There are beer festivals, and then there is the Firestone Walker Invitational.
With the explosion of craft beer in the United States everyone is trying to get in on the action, and many are throwing beer festivals. This oversaturation presents an issue mainly with the quality of the festival itself. Brewers are bombarded with requests to donate their kegs of beer to events with a guilt-inducing assurance that the event is for charity. The event handlers make their money back, donate a portion of the proceeds to charity, and the brewer is left with a small glimmer of hope that the festival attendees will remember their beer. The focus of these events is less on the beer and breweries and more on the actual act of becoming intoxicated. The result is a reluctancy for good brewers, and beer for that matter, to appear at festivals and or a brewery bringing their C game instead of their A.
So how do you, as a brewer, decide which festival to participate in to get the most positive and memorable exposure? Compare each festival you are invited to to the Invitational. How do you, as a beer drinker, decide which festival to shell out your hard earned money to attend? Compare each festival you consider to the Invitational. How do you, as a festival organizer, make sure your festival stands out in quality and draw? Take a play from the Firestone Walker book and create an event like the Invitational, which at its core is about the beer and the brewers with an emphasis on quality, locality, and long lasting memories.
The Breweries & Beer
The Invitational is an innovative festival. The Invitational, unlike many festivals, is focused. Breweries from around the world are hand picked to attend; each one showcasing their most signature wares and most bringing special releases that can only be found at the festival. FWI 2013 brought forth Barrel aged Dark Lord by Three Floyds, Peach Whiskey Barrel Aged Prickly Pear Saison by New Belgium, a wild collaboration beer from Mikkeler & Firestone, Death and Taxes by Moonlight Brewing, Citra from Kern River, and a Giant bottle of Supplication from Russian River. Most of these beers are at the top of beer geek lists as must haves, but the reality is that each brewery and beer is there for a reason, and each glass being poured is likely to be something special and delicious.
Each brewery sends its A team which, for most, are the owners and brewers themselves, which gives the patrons the opportunity to ask questions and meet these incredibly influential people. Aside from the brewery staff, the festival goers themselves are beer enthusiasts to a serious degree. Research has been done prior to the festival day, and most people flock/run directly to their favorites. Lines become long, but not unmanageable. That all being said, it’s a serious, but not pretentious crowd and there was a surprisingly low rate of uber intoxication.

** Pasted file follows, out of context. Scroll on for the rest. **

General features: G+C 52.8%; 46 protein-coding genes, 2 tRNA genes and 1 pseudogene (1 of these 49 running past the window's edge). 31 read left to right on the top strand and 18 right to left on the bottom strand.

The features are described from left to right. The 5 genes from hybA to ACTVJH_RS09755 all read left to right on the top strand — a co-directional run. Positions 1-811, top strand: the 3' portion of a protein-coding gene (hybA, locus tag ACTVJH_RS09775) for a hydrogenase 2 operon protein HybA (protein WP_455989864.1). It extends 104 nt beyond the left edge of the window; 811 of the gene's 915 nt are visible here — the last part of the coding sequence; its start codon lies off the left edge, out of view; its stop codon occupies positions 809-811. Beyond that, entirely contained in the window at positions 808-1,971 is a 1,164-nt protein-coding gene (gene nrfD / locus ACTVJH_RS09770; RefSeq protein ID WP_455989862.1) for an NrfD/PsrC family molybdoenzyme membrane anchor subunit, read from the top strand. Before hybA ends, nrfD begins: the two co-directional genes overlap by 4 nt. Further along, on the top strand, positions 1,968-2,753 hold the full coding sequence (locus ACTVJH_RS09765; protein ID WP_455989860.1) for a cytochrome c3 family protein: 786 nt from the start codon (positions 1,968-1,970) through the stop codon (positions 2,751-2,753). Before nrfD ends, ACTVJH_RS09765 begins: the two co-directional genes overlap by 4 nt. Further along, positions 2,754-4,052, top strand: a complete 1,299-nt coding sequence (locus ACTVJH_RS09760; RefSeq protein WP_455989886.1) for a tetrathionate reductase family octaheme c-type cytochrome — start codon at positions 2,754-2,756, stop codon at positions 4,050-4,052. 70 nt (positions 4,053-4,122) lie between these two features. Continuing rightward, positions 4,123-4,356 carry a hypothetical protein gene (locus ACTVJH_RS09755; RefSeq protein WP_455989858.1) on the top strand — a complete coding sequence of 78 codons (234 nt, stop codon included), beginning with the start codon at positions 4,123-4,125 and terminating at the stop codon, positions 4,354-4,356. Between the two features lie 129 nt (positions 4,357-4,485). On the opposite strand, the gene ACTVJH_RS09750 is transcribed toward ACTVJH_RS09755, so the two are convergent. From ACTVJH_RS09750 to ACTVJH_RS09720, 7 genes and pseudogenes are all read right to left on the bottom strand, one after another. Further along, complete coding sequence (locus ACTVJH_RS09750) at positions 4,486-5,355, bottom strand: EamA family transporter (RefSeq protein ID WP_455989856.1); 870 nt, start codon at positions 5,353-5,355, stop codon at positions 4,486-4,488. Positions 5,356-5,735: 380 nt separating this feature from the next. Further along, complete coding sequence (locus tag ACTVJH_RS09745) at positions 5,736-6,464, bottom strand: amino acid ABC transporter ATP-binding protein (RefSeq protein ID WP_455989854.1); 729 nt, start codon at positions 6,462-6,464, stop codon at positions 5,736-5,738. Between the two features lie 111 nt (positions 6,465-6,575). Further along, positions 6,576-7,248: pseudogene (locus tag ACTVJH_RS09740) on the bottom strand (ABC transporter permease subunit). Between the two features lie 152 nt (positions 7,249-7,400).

The Firestone Walker Invitational is unique in many ways, but one of the most prominent is the presence of food…and not from food trucks. The trucks that have flooded the streets of Los Angeles have definitely made their stand in partnering with breweries, and the utter convenience is tough to beat. Many food trucks can even rival the gourmet quality of popular gastropubs, but in the arena of a festival, it can sometimes be an annoyance to leave the fest grounds and stand in line only to pay for a sometimes overpriced burger and fries. At the Invitational, the food is included in the price. Much like the beer vendors serving their tasters from jockey boxes, local food vendors and barbequers cook and grill sample sized portions of nosh. This promotes the idea of eating while drinking and slows down the rate of intoxication. In many instances, the food was just as incredible as the beer.
Gaspacho ceviche, pulled pork sandwiches from F. McLintocks Saloon, vegan green eggplant curry, bacon fried rice, grilled buffalo chicken wings, pesto mozzarella flatbread, avocado ice cream, and more. With so much great beer accompanying these delicious dishes, it was fairground turned outdoor gastropub.
All beer enthusiast should add to their bucket list the Firestone Walker Invitational. This festival was masterfully executed, which blows one’s mind when the realization is made that this, 2013, is only the 2nd Invitational ever. The fairgrounds saw over 3,000 thirsty patrons on June 1st, but it never once felt like too many people. The layout of the fest made sense and did a great job of dispersing people to promote ease of navigating from brewery to brewery. With temperatures reaching 102 and little shade, heat was the only issue. Hats, sunblock, and hydration were a must especially when coupled with drinking some of the Invitational’s larger beers like Sierra Nevada’s Barrel Aged Imperial Maple Stout.
In beer terms, most festivals are the equivalent of Blue Moon while the Firestone Walker Invitational is the highly coveted Cantillion. The $75 price tag for tickets seems steep, but quickly becomes understandable as Firestone Walker’s attention to detail and quality is hard to top. You can trust that you’ll not only witness, but participate in an event where some of the most influential and awesome beers in the world make an appearance and it’s an experience that is, even after a few glasses of delicious System of a Stout (Beachwood BBQ & Brewing), impossible to forget.